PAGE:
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E-mail Use Among a Sample of Intimate Partner Violence Shelter Residents

NCJ Number
Violence Against Women Volume: 15 Issue: 6 Dated: June 2009 Pages: 736-744
Emily F. Rothman; Jennifer Meade; Michele R. Decker
Date Published
June 2009
9 pages
This study examined email accessibility of prior intimate partner shelter residents for follow-up purposes.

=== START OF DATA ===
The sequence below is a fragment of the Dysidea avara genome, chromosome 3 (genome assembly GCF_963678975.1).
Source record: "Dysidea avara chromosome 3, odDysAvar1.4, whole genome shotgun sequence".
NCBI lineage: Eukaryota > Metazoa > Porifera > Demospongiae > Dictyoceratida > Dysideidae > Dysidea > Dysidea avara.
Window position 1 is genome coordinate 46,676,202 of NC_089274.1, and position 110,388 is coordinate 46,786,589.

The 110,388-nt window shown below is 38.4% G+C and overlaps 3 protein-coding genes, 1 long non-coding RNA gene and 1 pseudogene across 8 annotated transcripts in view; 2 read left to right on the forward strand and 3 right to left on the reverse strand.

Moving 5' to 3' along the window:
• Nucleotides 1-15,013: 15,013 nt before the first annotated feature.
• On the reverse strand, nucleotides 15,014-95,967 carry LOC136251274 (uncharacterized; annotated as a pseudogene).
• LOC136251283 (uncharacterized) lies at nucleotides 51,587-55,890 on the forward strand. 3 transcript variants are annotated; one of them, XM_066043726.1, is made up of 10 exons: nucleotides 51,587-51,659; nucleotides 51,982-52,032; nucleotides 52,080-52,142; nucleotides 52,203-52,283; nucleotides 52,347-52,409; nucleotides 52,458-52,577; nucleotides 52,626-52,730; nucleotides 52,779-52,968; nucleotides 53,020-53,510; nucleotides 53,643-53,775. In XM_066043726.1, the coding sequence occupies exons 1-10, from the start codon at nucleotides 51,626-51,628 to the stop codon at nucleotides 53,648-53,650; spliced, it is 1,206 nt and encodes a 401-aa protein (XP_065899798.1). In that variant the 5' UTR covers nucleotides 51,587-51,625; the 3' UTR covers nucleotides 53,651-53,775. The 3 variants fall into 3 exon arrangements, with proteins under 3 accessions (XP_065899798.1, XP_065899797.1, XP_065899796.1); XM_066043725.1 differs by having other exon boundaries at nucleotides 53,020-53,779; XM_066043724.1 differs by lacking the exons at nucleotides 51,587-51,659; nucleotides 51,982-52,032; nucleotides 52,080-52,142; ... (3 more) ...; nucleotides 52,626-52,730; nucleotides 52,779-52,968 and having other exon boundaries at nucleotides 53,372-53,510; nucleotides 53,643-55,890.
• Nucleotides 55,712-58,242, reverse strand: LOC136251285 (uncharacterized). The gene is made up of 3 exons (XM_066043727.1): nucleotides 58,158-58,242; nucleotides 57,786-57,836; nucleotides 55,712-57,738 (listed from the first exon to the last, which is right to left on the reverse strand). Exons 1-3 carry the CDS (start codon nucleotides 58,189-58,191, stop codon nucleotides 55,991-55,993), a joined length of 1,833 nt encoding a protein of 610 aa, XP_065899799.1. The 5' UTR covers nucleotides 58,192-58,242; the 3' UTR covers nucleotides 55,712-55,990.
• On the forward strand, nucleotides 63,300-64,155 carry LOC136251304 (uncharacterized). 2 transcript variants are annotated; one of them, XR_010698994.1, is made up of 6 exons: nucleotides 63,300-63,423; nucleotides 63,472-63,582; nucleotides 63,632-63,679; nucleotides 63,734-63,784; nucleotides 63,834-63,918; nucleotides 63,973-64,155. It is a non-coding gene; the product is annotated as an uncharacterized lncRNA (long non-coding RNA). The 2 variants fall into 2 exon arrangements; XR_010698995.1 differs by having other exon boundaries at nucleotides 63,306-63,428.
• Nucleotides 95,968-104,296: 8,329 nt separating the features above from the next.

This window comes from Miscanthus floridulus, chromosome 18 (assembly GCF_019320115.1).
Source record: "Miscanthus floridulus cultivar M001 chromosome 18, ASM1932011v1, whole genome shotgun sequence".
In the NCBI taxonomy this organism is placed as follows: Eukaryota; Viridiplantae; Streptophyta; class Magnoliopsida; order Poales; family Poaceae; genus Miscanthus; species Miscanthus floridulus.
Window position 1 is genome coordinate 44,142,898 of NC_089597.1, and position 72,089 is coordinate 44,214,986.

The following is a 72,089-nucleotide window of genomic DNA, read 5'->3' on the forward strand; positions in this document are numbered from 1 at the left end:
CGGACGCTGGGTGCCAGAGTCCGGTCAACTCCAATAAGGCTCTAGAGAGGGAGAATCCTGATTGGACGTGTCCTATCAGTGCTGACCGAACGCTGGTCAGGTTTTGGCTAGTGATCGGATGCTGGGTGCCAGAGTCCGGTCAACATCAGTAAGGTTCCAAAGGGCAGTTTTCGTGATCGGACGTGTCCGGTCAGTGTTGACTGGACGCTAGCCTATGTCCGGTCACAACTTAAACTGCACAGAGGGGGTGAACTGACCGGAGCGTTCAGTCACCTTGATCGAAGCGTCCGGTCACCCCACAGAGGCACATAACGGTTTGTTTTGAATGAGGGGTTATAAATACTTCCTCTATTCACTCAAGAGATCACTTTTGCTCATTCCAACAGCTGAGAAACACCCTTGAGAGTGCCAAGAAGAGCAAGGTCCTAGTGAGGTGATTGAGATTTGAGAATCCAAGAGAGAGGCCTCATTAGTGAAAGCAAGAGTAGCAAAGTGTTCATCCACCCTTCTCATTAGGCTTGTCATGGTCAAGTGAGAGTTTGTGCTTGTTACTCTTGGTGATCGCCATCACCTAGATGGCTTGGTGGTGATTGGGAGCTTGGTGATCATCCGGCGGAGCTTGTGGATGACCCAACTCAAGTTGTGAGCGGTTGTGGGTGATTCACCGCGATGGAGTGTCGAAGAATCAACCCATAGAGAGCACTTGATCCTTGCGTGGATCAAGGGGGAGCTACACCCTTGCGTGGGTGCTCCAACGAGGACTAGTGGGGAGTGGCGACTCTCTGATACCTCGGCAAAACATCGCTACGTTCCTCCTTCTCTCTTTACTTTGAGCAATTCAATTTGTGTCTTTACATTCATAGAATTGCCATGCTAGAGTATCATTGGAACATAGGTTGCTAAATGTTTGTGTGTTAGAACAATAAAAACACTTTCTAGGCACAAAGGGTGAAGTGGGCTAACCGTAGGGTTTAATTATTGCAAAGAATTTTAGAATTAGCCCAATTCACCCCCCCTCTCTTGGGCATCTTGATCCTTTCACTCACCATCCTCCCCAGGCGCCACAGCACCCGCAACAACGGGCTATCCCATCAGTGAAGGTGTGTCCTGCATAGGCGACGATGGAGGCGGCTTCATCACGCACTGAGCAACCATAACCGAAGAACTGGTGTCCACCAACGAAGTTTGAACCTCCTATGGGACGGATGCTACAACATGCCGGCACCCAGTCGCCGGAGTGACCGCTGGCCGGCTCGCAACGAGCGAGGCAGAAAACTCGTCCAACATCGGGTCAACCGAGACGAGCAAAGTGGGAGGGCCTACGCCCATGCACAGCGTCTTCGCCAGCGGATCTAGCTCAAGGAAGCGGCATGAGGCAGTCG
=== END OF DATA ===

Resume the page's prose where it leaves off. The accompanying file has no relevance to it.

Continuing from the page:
The results suggest that among the sample access to email was prevalent (47 percent). Those with more education and who resided in suburban settings were more likely to report having current, working email accounts than were those with less education or from urban areas. These differences and safety considerations notwithstanding, the findings suggest that email might be an underutilized method for maintaining contact with up to half of shelter residents following their departure from domestic violence shelter programs. It was noted that with some safety-minded planning, email could be a resource for advocates and their clients. Despite a handful of studies which have evaluated shelter services for intimate partner violence survivors, most researchers have cited the inability to locate potential respondents and the lack of response to repeated contact attempts as a major validity threat. This small-scale, exploratory study was designed to provide a benchmark estimate of the prevalence of email use among women in 11 Massachusetts battered women's shelters. Tables and references


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